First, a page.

Medical Aid in Dying: Two People go to Court to recover their Rights

MONTRÉAL, June 14, 2017 /CNW Telbec/ - Two Montrealers and their lawyer, Me Jean-Pierre Ménard, announced today the filing of an application for a declaratory judgment in order to declare sections 26 (3) of the Act respecting end-of-life care (hereafter "the Quebec law") and section 241.2 (2) (d) of the Criminal Code as amended by An Act to amend the Criminal Code and to make related amendments to other Acts (medical aid in dying) (hereafter "the federal law") unconstitutional and inoperative.

For the plaintiffs, Jean Truchon and Nicole Gladu, this is the first step of a long legal journey through which they hope to recover the rights they lost following the adoption of the federal law and thus possibly receive medical aid in dying at the time they will choose. The plaintiffs both suffer from serious and irremediable health problems, causing persistent and intolerable suffering, and both clearly consent to end their lives. Their situation therefore meets the criteria developed by the Supreme Court of Canada in Carter in February 2015. However, the federal law passed by the Canadian government in response to the Carter decision revoked their right to receive medical aid in dying by adding a new criterion to those already developed by the Supreme Court, namely, the reasonable foreseeability of death. "The purpose of our legal proceedings is not to broaden the parameters of medical aid in dying, but simply to enforce the guidelines established in Carter. It is unfortunate that people with serious and incurable illnesses must go through the courts to enforce rights that were already recognized by the Supreme Court just two years ago," said Me Jean-Pierre Ménard.

The plaintiff Jean Truchon, 49 years old, has been suffering from cerebral palsy since he was born, but nevertheless lived an active and fulfilling life for 45 years. However, in 2012, he lost the use of his left arm, which was his only remaining functional limb. Since then, he is therefore entirely dependent on others for his daily needs and activities. This complete loss of autonomy led him to conclude that this life of dependence is not made for him. "Today I challenge the laws for medical aid in dying for me above all, and for all those who would, like me, desire to put an end to their lives and who are unfortunately caught in their bodies and are dependent on others for their whole life," said Mr. Truchon.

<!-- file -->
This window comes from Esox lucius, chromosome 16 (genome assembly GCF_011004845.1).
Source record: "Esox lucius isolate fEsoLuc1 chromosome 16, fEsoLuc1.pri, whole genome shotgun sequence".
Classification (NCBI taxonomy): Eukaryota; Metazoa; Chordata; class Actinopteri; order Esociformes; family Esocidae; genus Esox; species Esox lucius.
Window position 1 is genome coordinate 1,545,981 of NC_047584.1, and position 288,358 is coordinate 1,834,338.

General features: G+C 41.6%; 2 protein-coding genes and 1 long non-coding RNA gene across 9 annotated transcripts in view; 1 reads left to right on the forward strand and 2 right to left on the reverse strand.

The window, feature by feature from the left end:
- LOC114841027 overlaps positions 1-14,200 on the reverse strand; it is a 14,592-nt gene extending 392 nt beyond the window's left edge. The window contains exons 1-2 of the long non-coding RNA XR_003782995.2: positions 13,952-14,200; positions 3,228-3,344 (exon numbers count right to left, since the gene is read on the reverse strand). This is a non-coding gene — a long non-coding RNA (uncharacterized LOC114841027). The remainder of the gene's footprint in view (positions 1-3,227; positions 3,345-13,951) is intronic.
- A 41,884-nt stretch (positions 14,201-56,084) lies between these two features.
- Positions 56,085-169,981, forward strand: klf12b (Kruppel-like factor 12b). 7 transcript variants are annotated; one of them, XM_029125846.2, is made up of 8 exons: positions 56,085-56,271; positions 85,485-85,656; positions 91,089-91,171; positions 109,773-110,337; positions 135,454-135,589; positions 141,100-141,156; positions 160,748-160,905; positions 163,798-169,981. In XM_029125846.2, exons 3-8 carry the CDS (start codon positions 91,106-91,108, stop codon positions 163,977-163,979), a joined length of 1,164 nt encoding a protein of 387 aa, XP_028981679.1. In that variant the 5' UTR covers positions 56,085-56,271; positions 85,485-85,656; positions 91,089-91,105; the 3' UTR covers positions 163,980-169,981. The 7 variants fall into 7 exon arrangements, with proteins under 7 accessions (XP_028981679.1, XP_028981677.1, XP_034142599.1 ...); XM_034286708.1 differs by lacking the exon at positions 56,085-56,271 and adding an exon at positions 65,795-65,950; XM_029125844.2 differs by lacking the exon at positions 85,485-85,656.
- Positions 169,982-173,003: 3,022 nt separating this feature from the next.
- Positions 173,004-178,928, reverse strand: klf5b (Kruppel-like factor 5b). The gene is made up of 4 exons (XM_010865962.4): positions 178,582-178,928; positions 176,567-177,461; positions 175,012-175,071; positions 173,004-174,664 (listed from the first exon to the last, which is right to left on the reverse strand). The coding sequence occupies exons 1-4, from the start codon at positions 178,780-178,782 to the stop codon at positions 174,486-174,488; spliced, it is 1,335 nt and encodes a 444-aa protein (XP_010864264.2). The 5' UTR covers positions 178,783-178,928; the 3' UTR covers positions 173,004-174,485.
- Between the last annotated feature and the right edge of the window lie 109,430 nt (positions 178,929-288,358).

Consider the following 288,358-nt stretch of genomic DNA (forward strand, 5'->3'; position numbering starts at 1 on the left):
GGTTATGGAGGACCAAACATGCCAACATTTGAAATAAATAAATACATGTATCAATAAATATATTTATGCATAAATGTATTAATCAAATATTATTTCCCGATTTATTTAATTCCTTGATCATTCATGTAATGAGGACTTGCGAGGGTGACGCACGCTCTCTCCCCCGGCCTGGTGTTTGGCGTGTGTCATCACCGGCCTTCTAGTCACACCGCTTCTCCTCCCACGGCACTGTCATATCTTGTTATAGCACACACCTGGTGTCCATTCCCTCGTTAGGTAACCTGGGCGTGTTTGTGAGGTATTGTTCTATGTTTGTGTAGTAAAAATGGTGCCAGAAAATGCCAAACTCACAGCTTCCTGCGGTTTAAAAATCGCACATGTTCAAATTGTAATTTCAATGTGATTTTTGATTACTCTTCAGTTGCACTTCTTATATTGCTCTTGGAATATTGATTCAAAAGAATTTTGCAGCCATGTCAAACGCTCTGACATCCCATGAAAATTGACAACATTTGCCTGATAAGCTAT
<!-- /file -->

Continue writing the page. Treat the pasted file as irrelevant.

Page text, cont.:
The plaintiff Nicole Gladu, 71 years old, survived an acute form of poliomyelitis during her childhood, which left her with severe weaknesses on the left side of her body, severe scoliosis, and a restricted lung capacity. In spite of everything, she led an accomplished life until she was 40, when she worked as a journalist, unionist, information officer, and director of communications in the private and public sectors in Montreal, Quebec City, and New York. In 1992, she was diagnosed with post-poliomyelitis syndrome and her condition deteriorated gradually. Since then, Ms. Gladu has had to learn to live with new and increasingly important physical limitations. "At 71 years old, I am more concerned about the quality of my life than its prolonging. What I am asking today is to show respect for all those who, like myself, have been faced with death for a long period of time, but not in the same spectacular way people think when they hear 'terminal phase,'" said Ms. Gladu.

In the Carter decision rendered in February 2015, the Supreme Court unanimously concluded that the complete prohibition of medical aid in dying violates the rights guaranteed by section 7 of the Canadian Charter in that it prevents people with serious and incurable illnesses, who experience constant physical or psychological suffering and who are not at the end of life to have access to medical aid in dying. The Court also found that the total prohibition was not justified within the meaning of section 1 of the Canadian Charter and therefore requested the Canadian legislature to provide the conditions set out in the judgment, namely that a capable adult is clearly consenting to end his or her life and is suffering from serious and irremediable health problems (including a condition, illness or disability) that causes him or her persistent suffering that is intolerable to him or her, to die. With respect to this judgment, the plaintiffs qualify for medical aid in dying.

These legal proceedings also apply to the Quebec law because it includes a "end of life" criterion. However, the Quebec law was passed seven months before the Supreme Court rendered its decision in the Carter case and was not subsequently amended.

A copy of the application is available on the Ménard, Martin avocats website at:


SOURCE Ménard, Martin, avocats

For further information: Me Jean-Pierre Ménard, (514) 253-8044 poste 225

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Ménard, Martin, avocats

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